ALASKA LABOR RELATIONS AGENCY
3301 EAGLE STREET, SUITE 208
P.O. BOX 107026
ANCHORAGE, ALASKA 99510-7026
(907) 269-4895
Fax (907) 269-4898

STATE OF ALASKA, 		)
				)
	Petitioner, 		)
				)
vs. 				)
				)
ALASKA STATE EMPLOYEES 		)
ASSOCIATION/AFSCME LOCAL 52, 	)
AFL-CIO, 			)
				) 
	Respondent. 		)
______________________		)
CASE NO. 96-532-SP

DECISION AND ORDER NO. 205

Digest: The services of certain of the State's computer support employees may be interrupted for a limited but not indefinite period of time and the employees therefore should be classified as class (a)(2) for purposes of strike eligibility under AS 23.40.200.

DECISION

Statement of the Case

The State of Alaska filed on May 1, 1996, a petition to determine the strike class of certain employees in the Division of Information Services, Department of Administration. It seeks to reclassify the employees from class 3 to either class 1 or 2. On May 10, 1996, the Alaska State Employees Association opposed the petition and the proposed changes.

The case was heard on July 19, 1996, before a panel of the Alaska Labor Relations Agency.

Panel: Stuart H. Bowdoin, Jr., vice-chair, and board members Robert A. Doyle and Karen J. Mahurin, present and participating.

Appearances: Art Chance, labor relations analyst, for petitioner State of Alaska; Stan Hafferman, business agent, for respondent Alaska State Employees Association/AFSCME Local 52, AFL-CIO.

Procedure in this case is governed by 8 AAC 97.350. Hearing examiner Jan Hart DeYoung presided.

Issues

Should the employees currently performing technical support services in the Department of Administration for the Departments of Corrections and Public Safety be reclassified as class 1 or class 2 for purposes of strike eligibility under AS 23.40.200?

Summary of the Evidence

A. Exhibits

The State of Alaska offered the following exhibits, which were admitted into the record:

1. Position description questionnaire (PDQ) for position control number (PCN) 026400 (data security specialist);

2. PDQ for PCN 026408 (analyst programmer II);

3. PDQ for PCN 026414 (database specialist);

4. PDQ for PCN 026402 (data communications specialist II);

5. PDQ for PCN 026506 (systems programmer III);

6. Request for classification action and related documents for PCN 026108 (data communications specialist);

7. PDQ for PCN 026514 (systems programmer II);

8. PDQ for PCN 026524 (data communications specialist);

9. PDQ for PCN 026607 (data processing technician III);

10. PDQ for PCN 026611 (data processing technician II);

11. PDQ for PCN 026613 (data processing technician II);

12. PDQ for PCN 026647 (data processing technician II);

13. Class specification, analyst programmer series;

14. Class specification, data processing technician series;

15. Class specification, data communications specialist series;

16. Class specification, systems programmer series; and

17. Class specification, data security administrator.

The Alaska State Employees Association/AFSCME Local 52, AFL-CIO, offered the following exhibit, which was admitted into the record:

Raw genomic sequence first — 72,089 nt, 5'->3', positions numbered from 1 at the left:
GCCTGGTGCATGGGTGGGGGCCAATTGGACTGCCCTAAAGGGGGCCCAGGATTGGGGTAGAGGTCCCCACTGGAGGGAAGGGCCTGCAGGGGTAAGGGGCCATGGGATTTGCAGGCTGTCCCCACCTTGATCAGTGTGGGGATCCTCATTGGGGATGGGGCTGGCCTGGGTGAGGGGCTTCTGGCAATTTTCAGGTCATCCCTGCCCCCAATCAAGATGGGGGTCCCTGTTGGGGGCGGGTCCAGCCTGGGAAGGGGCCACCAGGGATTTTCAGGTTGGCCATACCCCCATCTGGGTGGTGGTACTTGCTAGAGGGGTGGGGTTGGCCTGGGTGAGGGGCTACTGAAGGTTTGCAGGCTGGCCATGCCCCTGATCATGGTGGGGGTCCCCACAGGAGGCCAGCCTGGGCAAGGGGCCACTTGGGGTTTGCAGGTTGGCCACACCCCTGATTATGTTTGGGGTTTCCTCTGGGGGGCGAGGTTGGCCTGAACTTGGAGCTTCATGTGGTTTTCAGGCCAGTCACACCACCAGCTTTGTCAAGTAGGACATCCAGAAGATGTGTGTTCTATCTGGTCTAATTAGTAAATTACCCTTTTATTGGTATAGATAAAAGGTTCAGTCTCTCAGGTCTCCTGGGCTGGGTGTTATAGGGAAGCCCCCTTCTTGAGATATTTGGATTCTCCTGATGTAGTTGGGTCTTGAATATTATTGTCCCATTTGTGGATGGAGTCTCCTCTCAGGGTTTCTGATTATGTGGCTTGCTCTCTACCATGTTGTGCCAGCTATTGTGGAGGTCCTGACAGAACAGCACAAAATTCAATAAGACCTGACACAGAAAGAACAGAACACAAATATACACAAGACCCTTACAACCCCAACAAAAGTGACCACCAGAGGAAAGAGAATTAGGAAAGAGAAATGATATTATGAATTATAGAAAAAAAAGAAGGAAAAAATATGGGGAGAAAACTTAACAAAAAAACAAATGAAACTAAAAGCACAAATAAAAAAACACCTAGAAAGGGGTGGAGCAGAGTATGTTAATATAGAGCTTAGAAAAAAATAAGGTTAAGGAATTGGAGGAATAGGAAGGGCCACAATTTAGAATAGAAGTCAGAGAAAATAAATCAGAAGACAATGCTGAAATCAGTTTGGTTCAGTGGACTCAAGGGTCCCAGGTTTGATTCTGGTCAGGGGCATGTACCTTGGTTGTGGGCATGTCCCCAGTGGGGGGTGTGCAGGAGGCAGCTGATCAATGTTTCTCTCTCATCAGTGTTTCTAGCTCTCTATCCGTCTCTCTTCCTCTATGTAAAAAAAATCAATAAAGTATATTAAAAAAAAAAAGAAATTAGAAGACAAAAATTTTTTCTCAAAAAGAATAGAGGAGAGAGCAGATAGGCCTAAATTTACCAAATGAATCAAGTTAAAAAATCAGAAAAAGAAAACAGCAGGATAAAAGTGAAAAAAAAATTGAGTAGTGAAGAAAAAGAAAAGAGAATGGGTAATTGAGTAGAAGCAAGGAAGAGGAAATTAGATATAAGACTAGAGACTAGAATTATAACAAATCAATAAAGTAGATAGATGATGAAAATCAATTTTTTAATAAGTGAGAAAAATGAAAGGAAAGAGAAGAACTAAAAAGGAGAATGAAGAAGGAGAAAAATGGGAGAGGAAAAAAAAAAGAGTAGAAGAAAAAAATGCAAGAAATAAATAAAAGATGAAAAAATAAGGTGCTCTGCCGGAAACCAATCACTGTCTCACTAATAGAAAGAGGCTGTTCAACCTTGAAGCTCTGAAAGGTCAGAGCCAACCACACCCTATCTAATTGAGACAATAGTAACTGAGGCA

A. Department of Administration, Division of Information Services, organizational chart.

The Agency took notice of the following exhibits, which are part of the record:

20. ASEA/State bargaining agreement (1990 -- 1992);

21. ASEA/State letter of agreement re. interim terms (1995 -- 1996); and

22. ASEA/State bargaining agreement (1996 -- 1999).

B. Testimony

The State of Alaska presented the testimony of Allan Terreault, Cook Inlet Pretrial Facility Superintendent; Ted M. Bachman, Lieutenant, Alaska State Troopers; and Karen Morgan, Deputy Director of Division of Information Services, Department of Administration.

The Alaska State Employees Association presented the testimony of Larry Rabideau; Sheila Fowlkes; and Judy Morris, ASEA Shop Steward.

C. Agency case file. 8 AAC 97.410.

Findings of Fact

The panel, by a preponderance of the evidence, finds the facts as follows:

1. The Alaska State Employees Association/AFSCME Local 52, AFL-CIO, (ASEA) is the certified bargaining representative of the general government unit of State of Alaska employees.

2. The parties stipulated to the following finding from Alaska Public Employees Association v. State of Alaska, Decision & Order No. 143, at 3, 5 (1992), affirmed State of Alaska v. Alaska Public Employees Association, No. 1JU-92-1882 (Super. Ct. May 27, 1993):

ASEA and APEA each proceeded to binding interest arbitration for class 1 employees without objecting to the State's strike classification assignments under AS 23.40.200.

3. The correctional institutions rely on computerized information to make decisions about prisoners at intake, release, and eligibility for furlough. The information is essential to assess the risk of the prisoner and determine the degree of custody needed in the institution and the measures that should be taken at release from the institution. The institutions delay booking or releasing prisoners when the computer system is down.

4. The State computer system includes the Alaska Public Safety Information Network (APSIN), which stores information on everyone in the State. It includes such information as concealed handgun permits, driving records, warrants, arrest records, and criminal records. It is linked to a national system. The Alaska State Troopers rely on information in the system in criminal investigations, to locate suspects and witnesses, to gauge the risk in routine traffic stops, and to serve warrants. Absence of this information affects the troopers's ability to perform these tasks, resulting in increased risk to the officers and the public.